• Smartphone reviews: your preferences

    By Josh , December 30, 2012 - Leave a comment

    We want your opinions on what makes a good review

    Reviews are always important, helping customers make informed decisions and letting those be aware of how well a product is being or possibly going to be received. In the fast-paced technology industry and especially in the mobile sector, getting information into the public domain first is crucial. Also with the media used to present information changing; reviewer techniques, personality and hands-on information can be delivered in a variety of methods.


    Personally I am a fan of text heavy, exhaustive reviews with each facet of the device scrutinised. This probably stems from being a big videogame fan growing up and as a teenager only having printed magazines to provide information to influence my decisions. Now it seems my preference is one that is being swept aside for more ‘bitty’ reviews that provide necessary technical specifications, but little in the way of exposition regarding the reviewer’s personal experience with the device. A quick search on a device name and the word review will likely pull up a fair amount of short, hastily written pieces by someone with little experience of the device and seemingly there simply to draw some web traffic rather than truly inform the reader. This of course isn’t to say that there aren’t some sites publishing quality reviews that suit my taste, just that personally I find many lacking.

    Video reviewing has changed the scene, engaging the viewer with the product instantly and able to show the device in action in a way that words alone never could. Video reviews can also lead to a reduction (or complete removal) of text and can be more personally revealing. Hearing a sigh of frustration when something goes wrong (again!) can far more delicately convey just how annoying a scenario is than any number of printed words trying to explain it.

    It is perhaps inevitable that in the Internet environment, saturated with multimedia and with a prevalent culture of instantaneous gratification, we are finding more short-form information dumps. This isn’t necessarily a Bad Thing™; learning to provide concise overviews is an important and necessary skill, however we should be able to differentiate between this and the type of ‘nothing’ writing that adds little to a discussion or fails to inform the reader.

    Clove provide short reviews, unboxings and links to others’ work so we would like to know what our regular readers like to see and if you want more (or less) from us. Are you fans of videos, or large image galleries? Do you think certain topics get discussed too much or not enough? Does a wall of text leave you cold or a funny introduction draw you in to read it all? Let us know!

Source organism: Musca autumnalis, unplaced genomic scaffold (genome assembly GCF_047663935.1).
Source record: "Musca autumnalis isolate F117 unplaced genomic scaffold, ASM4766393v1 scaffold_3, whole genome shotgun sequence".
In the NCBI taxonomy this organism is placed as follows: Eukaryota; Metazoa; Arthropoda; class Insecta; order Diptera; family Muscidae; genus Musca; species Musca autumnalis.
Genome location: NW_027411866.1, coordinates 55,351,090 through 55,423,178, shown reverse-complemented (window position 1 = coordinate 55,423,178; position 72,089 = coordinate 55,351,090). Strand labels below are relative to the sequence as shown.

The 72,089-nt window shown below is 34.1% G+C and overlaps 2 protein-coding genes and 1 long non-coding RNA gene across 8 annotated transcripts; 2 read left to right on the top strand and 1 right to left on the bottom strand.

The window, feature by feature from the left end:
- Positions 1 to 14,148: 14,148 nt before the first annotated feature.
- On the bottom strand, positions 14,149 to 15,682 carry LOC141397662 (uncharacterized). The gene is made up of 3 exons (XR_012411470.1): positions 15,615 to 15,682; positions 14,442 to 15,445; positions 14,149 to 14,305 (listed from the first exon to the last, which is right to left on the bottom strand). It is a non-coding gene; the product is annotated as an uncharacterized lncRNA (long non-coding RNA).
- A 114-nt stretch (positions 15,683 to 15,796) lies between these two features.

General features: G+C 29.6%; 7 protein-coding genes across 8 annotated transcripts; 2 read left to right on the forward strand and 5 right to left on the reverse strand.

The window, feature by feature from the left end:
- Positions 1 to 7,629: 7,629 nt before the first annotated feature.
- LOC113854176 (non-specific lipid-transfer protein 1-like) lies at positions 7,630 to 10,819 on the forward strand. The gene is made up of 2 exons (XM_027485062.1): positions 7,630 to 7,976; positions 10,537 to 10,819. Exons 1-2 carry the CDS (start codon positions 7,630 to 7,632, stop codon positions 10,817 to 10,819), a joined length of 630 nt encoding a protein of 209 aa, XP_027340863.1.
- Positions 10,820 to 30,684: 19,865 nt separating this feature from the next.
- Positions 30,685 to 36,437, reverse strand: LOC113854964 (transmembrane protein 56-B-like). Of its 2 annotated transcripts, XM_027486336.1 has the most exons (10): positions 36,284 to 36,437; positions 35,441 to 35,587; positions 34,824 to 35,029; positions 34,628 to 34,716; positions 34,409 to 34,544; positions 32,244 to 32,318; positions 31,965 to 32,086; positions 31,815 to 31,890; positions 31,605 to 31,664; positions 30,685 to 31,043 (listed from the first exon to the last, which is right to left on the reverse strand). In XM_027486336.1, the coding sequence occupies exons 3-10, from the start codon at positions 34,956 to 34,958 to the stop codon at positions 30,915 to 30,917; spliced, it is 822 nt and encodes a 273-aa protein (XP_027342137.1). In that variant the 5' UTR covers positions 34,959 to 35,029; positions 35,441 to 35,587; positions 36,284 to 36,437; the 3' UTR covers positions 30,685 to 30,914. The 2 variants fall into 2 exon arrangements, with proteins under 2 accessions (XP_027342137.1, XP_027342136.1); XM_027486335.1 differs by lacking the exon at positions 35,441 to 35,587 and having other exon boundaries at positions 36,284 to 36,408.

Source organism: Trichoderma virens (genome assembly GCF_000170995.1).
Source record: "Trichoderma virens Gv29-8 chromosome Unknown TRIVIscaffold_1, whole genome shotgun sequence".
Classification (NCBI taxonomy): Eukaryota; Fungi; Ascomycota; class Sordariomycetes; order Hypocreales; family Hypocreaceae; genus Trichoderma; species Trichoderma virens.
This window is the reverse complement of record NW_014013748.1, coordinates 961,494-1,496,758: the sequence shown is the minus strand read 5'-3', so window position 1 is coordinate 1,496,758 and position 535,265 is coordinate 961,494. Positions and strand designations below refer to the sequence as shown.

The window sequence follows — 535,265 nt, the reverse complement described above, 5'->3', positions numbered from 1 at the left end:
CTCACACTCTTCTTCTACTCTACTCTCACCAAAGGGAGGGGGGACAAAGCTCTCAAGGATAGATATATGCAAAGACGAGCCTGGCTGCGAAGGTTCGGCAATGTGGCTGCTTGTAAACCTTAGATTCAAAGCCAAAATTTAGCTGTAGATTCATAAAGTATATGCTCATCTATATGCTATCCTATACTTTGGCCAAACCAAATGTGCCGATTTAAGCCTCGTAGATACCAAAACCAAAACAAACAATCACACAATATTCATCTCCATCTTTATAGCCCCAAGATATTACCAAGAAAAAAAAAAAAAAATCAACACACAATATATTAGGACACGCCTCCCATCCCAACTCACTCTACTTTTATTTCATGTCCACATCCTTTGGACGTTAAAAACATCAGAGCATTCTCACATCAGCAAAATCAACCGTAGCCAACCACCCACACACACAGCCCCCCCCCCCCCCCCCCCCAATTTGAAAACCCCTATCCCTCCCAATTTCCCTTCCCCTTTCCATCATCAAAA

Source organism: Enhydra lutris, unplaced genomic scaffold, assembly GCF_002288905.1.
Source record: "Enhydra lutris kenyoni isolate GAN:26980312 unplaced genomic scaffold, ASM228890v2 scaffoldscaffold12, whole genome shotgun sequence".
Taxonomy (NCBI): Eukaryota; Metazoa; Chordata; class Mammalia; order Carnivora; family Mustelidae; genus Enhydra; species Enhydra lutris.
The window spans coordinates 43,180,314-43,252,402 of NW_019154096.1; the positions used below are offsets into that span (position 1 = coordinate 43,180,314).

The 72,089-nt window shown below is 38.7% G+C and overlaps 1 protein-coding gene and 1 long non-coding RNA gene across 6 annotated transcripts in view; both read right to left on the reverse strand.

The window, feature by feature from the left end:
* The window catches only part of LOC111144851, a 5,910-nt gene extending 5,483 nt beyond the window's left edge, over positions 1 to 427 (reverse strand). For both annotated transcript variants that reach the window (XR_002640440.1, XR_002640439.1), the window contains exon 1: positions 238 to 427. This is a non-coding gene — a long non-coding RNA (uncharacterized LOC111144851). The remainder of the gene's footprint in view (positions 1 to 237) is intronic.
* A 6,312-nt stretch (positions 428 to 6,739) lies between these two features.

Josh joined Clove part time a few years ago whilst studying Computing at Bournemouth University. Since finishing his studies he has remained at Clove in a full time position, involved in sales, returns and social media. Involved with both consumer electronics and software since the mid 2000s, keeping up to date with industry developments is as much a hobby as it is a job. Easy going but never afraid to share an opinion, Josh can often be found in his spare time listening to some heavy rock or at a local gig as well as playing with the latest gadgets and video games.


  • As long as reviews show how well a device works and don’t just concentrate on specs, they tend to be useful. The very long reviews are great if you really need that, but they can tend to look at benchmarks etc. The fact is that most modern phones and tablets perform extremely competently and knowing how they feel is perhaps the most important aspect for most potential buyers.

  • Personally, I enjoy the WRITTEN reviews – long or short. Video demos too, can help the potential buyer – though I’m not mad about “unboxing” when it starts with cutting open the package! Your guides helped me, e.g. , choose a Samsung model recently instead of an Apple phone; the Samsung micro SD slot convinced me, but I must say the ‘Kies’ software seems awful in use.

  • I also greatly prefer the written reviews, regardless of the length. Video voice overs are a tough thing to do right, without rambling or repeating things, etc. Plus I like being able to scroll back to a point of interest in an article, rather than rewinding a video; this is especially true with tech-related posts that break down specs on smartphones or other gadgets.

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